Thinking allowed

call for transgender recognition rite

Under the pro­voc­at­ive head­line “Should church intro­duce trans­gender bap­tism?” the BBC reports that the Revd Chris New­lands, vicar of Lan­caster, has

asked the Church of Eng­land to debate intro­du­cing a cere­mony akin to a bap­tism to mark the new iden­tit­ies of Chris­ti­ans who under­go gender transition.

The idea came after a young trans­gender per­son approached him, seek­ing to be “re-bap­tised” in his new iden­tity. Sim­il­ar cere­mon­ies are already hap­pen­ing in some oth­er Anglic­an churches.

This week­end, Nick Benn and his friends gathered at his church for a ser­vice to mark one of the most sig­ni­fic­ant events in his life so far: the trans­ition from his pre­vi­ous iden­tity as a young woman, to a new life as a man.

At Lan­caster Pri­ory, Chris New­lands is keen for the Church to have an offi­cial liturgy to guide the clergy on such occa­sions. He wants the Church to be able to demon­strate its accept­ance and love, and to help mark a mile­stone for someone trans­ition­ing from one gender to another.

Susie Leafe, dir­ect­or of Reform, is quoted, com­ment­ing on the ques­tion of ‘bap­tism’.

“The Bible gives us the notion that there is one bap­tism, so the idea of ‘re-bap­tising’ people is cer­tainly some­thing that would go against a lot of the deep theo­logy of the Church and would be confusing.”


  • DBD says:

    (As I said at the Chan­ging Atti­tude face­book dis­cus­sion of this:)

    The idea of “re-bap­tism” is an alarm­ist over-sim­pli­fic­a­tion. Wel­com­ing a per­son’s cur­rent iden­tity into the loc­al church and Church Cath­ol­ic; and affirm­ing their bap­tism into that Church is all we seek surely.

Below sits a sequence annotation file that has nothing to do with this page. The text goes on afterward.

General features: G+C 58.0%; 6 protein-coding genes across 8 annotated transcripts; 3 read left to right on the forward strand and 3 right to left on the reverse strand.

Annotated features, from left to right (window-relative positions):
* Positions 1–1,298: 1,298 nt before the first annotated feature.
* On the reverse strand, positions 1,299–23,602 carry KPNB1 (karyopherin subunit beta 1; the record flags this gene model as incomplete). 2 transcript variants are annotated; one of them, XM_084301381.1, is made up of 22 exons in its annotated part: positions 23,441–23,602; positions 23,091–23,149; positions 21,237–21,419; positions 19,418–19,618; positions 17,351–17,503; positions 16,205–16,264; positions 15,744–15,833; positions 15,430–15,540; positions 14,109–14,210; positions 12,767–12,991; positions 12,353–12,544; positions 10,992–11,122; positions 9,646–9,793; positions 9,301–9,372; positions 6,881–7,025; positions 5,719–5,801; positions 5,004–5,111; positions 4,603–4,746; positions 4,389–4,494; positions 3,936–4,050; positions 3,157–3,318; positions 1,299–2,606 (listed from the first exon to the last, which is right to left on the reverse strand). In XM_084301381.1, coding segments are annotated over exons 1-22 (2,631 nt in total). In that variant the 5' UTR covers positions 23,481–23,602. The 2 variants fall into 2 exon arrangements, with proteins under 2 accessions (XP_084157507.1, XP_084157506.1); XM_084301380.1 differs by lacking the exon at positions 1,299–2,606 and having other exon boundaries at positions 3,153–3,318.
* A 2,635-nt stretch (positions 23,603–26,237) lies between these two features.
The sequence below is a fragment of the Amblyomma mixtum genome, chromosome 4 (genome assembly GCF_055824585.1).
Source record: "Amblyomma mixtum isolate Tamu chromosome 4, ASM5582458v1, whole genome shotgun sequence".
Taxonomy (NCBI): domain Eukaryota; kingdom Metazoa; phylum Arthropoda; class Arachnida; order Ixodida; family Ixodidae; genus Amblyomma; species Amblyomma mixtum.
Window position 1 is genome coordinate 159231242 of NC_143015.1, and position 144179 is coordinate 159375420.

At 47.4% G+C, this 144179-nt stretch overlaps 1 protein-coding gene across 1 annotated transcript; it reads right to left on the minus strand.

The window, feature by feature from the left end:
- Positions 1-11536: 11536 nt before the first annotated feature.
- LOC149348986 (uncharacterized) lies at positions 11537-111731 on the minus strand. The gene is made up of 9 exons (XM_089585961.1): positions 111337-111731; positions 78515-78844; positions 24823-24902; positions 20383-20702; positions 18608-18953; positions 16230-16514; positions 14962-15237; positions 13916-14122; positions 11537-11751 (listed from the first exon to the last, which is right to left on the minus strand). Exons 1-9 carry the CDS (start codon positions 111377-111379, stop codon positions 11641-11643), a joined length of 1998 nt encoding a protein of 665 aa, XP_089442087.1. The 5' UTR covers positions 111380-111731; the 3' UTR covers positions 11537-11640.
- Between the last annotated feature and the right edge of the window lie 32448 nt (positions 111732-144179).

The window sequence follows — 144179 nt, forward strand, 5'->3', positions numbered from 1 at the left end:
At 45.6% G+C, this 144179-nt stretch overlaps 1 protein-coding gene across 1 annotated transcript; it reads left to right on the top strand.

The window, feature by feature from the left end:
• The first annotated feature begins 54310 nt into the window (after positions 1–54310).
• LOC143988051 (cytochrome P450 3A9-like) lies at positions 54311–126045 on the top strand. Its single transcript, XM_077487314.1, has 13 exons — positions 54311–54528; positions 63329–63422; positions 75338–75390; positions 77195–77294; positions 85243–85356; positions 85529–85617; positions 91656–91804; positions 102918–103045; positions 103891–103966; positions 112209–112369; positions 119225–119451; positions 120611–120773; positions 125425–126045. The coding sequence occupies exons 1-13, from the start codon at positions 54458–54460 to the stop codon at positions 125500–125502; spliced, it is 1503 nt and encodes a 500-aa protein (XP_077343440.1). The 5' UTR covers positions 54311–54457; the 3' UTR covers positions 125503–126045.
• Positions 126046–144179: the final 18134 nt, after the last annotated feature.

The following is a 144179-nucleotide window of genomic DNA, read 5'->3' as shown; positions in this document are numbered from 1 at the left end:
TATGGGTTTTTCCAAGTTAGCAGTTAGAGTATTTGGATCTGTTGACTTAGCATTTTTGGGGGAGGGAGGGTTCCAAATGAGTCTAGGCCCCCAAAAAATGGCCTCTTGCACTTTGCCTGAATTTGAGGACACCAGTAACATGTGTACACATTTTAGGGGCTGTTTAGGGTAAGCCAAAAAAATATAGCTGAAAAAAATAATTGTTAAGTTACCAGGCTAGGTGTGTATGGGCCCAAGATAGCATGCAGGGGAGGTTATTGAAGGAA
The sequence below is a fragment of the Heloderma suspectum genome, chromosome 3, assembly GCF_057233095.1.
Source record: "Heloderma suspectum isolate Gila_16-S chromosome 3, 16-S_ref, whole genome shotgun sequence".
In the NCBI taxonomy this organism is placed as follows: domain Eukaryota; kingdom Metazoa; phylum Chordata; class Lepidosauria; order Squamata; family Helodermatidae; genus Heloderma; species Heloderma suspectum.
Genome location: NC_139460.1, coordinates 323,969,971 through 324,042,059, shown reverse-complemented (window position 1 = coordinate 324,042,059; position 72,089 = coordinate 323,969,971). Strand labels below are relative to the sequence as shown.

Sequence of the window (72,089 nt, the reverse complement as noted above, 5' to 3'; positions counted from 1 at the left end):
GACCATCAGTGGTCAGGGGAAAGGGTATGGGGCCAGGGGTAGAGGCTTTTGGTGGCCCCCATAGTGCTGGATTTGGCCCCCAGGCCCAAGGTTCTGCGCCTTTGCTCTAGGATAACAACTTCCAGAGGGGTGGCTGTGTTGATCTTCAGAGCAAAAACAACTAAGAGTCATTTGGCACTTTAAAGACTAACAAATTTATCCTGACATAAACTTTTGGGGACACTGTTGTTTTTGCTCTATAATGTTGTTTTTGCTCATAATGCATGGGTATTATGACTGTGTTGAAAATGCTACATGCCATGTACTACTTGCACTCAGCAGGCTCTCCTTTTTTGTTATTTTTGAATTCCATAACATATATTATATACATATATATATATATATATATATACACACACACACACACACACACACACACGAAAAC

Surely there can be no controversy!

  • The ini­ti­at­ive is very welcome.

    As has been men­tioned, the use of the term ‘bap­tism’ is a bit of a can of worms, and not really what’s needed.

    What is needed is: wel­come – affirm­a­tion – recog­ni­tion – cel­eb­ra­tion – bless­ing – inclu­sion – com­mis­sion­ing and ongo­ing commitment.

    For all these reas­ons, along with the more neg­at­ive factor that trans people are so often mar­gin­al­ised, it would be really good if some kind of liturgy, or frame­work, could be developed.

    Trans people are usu­ally more empowered, not less empowered; more whole, not less whole; more open to the capa­city to love, not less… after transition.

    I think this truth – which has med­ic­al and leg­al recog­ni­tion – should be embraced by the Church. One of the things a trans­ition­ing per­son needs most of all is accept­ance, respect, and welcome.

  • Kennedy says:

    Kelvin has pos­ted on this:

    A very adapt­able ser­vice is our Affirm­a­tion rite.

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